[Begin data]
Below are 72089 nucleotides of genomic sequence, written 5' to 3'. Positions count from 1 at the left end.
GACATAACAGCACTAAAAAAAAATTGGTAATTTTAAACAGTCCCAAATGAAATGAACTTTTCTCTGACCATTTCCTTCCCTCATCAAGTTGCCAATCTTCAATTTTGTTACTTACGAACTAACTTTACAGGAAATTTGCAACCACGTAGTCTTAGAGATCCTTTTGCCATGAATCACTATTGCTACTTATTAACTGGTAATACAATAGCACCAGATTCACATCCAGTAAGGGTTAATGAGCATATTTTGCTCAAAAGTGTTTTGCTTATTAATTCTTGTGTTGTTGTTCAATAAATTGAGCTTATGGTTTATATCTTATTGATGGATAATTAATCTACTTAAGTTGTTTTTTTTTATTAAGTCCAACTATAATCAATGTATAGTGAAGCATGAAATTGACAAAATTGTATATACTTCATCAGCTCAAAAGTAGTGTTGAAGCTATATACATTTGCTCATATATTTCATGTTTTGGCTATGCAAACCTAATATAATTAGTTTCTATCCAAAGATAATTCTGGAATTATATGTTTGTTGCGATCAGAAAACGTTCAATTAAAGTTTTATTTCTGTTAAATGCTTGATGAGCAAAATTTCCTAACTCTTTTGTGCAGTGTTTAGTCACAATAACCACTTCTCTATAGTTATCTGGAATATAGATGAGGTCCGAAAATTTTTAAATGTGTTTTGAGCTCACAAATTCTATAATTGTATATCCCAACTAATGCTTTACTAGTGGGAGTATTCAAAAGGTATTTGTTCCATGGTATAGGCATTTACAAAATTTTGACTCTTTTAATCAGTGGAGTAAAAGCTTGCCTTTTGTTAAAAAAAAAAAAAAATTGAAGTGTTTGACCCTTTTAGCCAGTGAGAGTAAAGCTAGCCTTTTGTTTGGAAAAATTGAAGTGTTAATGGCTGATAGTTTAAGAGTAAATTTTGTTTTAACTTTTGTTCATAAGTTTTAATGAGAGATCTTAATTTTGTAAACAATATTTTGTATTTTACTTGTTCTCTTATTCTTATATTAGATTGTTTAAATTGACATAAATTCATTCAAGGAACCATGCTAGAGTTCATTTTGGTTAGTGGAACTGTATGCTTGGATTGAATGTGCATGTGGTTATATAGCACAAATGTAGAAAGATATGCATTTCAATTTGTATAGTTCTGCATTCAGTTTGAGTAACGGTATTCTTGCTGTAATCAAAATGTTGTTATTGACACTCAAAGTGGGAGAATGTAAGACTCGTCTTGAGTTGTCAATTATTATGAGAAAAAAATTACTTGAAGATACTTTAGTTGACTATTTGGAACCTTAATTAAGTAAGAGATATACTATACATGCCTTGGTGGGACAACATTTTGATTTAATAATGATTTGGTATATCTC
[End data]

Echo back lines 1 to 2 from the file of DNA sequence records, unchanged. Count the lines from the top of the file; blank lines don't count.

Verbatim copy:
Below are 72089 nucleotides of genomic sequence, written 5' to 3'. Positions count from 1 at the left end.
GACATAACAGCACTAAAAAAAAATTGGTAATTTTAAACAGTCCCAAATGAAATGAACTTTTCTCTGACCATTTCCTTCCCTCATCAAGTTGCCAATCTTCAATTTTGTTACTTACGAACTAACTTTACAGGAAATTTGCAACCACGTAGTCTTAGAGATCCTTTTGCCATGAATCACTATTGCTACTTATTAACTGGTAATACAATAGCACCAGATTCACATCCAGTAAGGGTTAATGAGCATATTTTGCTCAAAAGTGTTTTGCTTATTAATTCTTGTGTTGTTGTTCAATAAATTGAGCTTATGGTTTATATCTTATTGATGGATAATTAATCTACTTAAGTTGTTTTTTTTTATTAAGTCCAACTATAATCAATGTATAGTGAAGCATGAAATTGACAAAATTGTATATACTTCATCAGCTCAAAAGTAGTGTTGAAGCTATATACATTTGCTCATATATTTCATGTTTTGGCTATGCAAACCTAATATAATTAGTTTCTATCCAAAGATAATTCTGGAATTATATGTTTGTTGCGATCAGAAAACGTTCAATTAAAGTTTTATTTCTGTTAAATGCTTGATGAGCAAAATTTCCTAACTCTTTTGTGCAGTGTTTAGTCACAATAACCACTTCTCTATAGTTATCTGGAATATAGATGAGGTCCGAAAATTTTTAAATGTGTTTTGAGCTCACAAATTCTATAATTGTATATCCCAACTAATGCTTTACTAGTGGGAGTATTCAAAAGGTATTTGTTCCATGGTATAGGCATTTACAAAATTTTGACTCTTTTAATCAGTGGAGTAAAAGCTTGCCTTTTGTTAAAAAAAAAAAAAAATTGAAGTGTTTGACCCTTTTAGCCAGTGAGAGTAAAGCTAGCCTTTTGTTTGGAAAAATTGAAGTGTTAATGGCTGATAGTTTAAGAGTAAATTTTGTTTTAACTTTTGTTCATAAGTTTTAATGAGAGATCTTAATTTTGTAAACAATATTTTGTATTTTACTTGTTCTCTTATTCTTATATTAGATTGTTTAAATTGACATAAATTCATTCAAGGAACCATGCTAGAGTTCATTTTGGTTAGTGGAACTGTATGCTTGGATTGAATGTGCATGTGGTTATATAGCACAAATGTAGAAAGATATGCATTTCAATTTGTATAGTTCTGCATTCAGTTTGAGTAACGGTATTCTTGCTGTAATCAAAATGTTGTTATTGACACTCAAAGTGGGAGAATGTAAGACTCGTCTTGAGTTGTCAATTATTATGAGAAAAAAATTACTTGAAGATACTTTAGTTGACTATTTGGAACCTTAATTAAGTAAGAGATATACTATACATGCCTTGGTGGGACAACATTTTGATTTAATAATGATTTGGTATATCTC